Author: Andrew

The Bronx Greenway: A New York City’s First Under Sea Promenade

The Bronx Greenway: A New York City’s First Under Sea Promenade

Meet the Woman Planning an Underwater Highline in the Bronx

There is nothing quite like New Yorkers to show off their city. Every year, hundreds of thousands march up streets covered in the glitter of the city’s glitz and glamour, and when those lights turn off, crowds fill the empty streets that are left in the aftermath. And then there are those who have gone above and beyond the call of duty, creating something that’s not only beautiful, but functional as well.

This year, the City of New York unveiled its newest design feature: the Bronx Greenway. This under ground high-fence protected space, which spans 6.3 miles and includes a series of water bodies, will be the city’s first “complete network of protected open space.” This under ground promenade will be part of the Bronx River Watershed Initiative, a partnership of more than 30 partners between state, local, and the city agencies.

The plan for the Bronx Greenway is not without controversy. In the past, the city has had a number of failed attempts at building the promenade over water, most notably an attempt in 2007-2008. However, the New York Waterfront Coalition opposed the plan over fears that it would block access to the water on the west side of the Bronx and cause a flooding crisis that could take years to repair.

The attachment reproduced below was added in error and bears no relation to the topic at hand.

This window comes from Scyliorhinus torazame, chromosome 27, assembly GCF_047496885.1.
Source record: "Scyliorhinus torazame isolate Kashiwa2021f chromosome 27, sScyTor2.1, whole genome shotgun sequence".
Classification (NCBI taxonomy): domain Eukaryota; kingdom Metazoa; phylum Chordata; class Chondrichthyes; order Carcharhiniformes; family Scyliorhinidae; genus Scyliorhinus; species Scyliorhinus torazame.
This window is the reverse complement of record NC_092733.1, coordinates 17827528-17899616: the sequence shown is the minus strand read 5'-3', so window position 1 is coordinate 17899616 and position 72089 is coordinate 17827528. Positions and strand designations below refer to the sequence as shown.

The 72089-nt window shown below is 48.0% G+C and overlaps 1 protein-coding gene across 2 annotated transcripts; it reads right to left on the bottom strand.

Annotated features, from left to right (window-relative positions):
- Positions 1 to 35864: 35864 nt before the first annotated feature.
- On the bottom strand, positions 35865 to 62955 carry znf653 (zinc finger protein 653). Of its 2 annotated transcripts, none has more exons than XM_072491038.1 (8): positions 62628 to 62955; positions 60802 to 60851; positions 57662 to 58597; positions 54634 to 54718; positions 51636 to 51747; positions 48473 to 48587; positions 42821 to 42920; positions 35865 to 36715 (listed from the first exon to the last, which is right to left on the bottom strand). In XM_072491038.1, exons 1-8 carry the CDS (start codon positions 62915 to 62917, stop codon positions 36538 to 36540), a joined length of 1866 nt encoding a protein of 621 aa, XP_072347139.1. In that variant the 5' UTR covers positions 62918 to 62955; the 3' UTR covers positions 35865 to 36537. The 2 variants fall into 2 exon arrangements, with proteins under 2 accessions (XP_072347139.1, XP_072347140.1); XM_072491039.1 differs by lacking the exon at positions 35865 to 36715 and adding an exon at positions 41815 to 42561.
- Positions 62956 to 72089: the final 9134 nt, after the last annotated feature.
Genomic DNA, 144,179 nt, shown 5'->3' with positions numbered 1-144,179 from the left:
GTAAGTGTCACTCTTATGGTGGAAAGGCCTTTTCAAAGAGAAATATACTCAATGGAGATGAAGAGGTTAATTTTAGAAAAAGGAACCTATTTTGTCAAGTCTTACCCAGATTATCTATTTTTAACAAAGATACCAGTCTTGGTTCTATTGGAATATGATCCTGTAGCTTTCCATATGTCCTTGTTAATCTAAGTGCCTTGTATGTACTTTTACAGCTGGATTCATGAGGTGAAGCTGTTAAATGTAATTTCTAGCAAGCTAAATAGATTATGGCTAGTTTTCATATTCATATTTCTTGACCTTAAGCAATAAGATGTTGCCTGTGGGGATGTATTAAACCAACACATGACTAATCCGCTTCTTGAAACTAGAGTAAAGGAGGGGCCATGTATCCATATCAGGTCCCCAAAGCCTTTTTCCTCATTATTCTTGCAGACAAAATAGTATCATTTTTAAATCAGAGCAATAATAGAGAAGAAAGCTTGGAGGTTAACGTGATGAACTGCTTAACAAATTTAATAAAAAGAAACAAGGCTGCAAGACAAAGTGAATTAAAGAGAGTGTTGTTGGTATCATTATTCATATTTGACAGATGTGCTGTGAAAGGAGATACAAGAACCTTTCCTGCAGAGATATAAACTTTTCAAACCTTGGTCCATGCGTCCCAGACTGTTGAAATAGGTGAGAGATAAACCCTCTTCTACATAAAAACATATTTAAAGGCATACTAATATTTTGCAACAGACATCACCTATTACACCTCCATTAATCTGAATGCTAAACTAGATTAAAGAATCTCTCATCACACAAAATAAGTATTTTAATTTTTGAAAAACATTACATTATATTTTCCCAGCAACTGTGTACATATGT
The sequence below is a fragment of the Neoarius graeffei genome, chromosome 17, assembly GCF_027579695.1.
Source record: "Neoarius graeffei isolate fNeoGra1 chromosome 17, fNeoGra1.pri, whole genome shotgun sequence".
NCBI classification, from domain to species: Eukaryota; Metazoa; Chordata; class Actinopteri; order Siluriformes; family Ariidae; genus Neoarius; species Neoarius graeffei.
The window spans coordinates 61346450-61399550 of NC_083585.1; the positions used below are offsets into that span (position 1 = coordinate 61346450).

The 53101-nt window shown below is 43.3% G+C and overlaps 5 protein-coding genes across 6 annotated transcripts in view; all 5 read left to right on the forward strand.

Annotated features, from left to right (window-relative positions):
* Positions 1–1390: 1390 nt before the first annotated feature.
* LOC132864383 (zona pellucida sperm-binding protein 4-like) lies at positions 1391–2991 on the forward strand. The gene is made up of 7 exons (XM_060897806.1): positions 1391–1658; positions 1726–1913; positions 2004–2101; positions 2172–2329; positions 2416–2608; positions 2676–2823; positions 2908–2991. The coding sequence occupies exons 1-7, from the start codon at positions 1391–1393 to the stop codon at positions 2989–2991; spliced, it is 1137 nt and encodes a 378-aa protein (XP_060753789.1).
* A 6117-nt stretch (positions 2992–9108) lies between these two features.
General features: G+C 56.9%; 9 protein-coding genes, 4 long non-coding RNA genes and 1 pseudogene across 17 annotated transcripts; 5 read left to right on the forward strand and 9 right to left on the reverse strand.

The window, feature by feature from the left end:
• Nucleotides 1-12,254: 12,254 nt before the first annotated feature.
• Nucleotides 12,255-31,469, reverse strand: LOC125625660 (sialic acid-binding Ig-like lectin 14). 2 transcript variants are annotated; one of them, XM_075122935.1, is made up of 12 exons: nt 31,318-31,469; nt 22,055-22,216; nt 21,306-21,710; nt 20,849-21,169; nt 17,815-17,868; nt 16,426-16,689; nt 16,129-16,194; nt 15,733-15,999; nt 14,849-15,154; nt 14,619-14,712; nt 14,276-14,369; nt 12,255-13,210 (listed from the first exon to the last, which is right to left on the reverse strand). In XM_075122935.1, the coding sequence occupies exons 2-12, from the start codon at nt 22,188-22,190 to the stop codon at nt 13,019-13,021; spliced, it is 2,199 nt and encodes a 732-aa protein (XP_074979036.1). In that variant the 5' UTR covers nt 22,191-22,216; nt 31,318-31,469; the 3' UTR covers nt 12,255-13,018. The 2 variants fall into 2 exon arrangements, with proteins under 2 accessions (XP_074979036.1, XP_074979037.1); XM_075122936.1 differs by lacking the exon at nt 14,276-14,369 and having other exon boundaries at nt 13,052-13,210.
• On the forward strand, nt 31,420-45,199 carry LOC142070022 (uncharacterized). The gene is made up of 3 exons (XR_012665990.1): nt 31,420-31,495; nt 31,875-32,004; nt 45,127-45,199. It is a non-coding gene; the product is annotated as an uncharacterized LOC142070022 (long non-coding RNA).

While the project is technically still in its early stages, with little more than conceptual drawings, the coalition has been working with Bronx-based artist, and member of the organization, Stephanie Nesbit to build a plan that more closely resembles the Greenway that will exist in the future.

To get a better idea of the potential of the Greenway, I spoke with Stephanie about her vision for the under sea promenade.

How did you get involved with the initiative?

I am a lifelong New Yorker and have always been interested in the city. I grew up in the Bronx and began my career working as a teacher of art and design. At my alma mater, the College of St. Rose, I was part of the design faculty as well at a time when art and design programs were expanding and changing the way we trained artists, architects, and engineers.

When New York Waterfront Coalition came into being, I was asked to be a part of the board as well as serve on the Bronx Green

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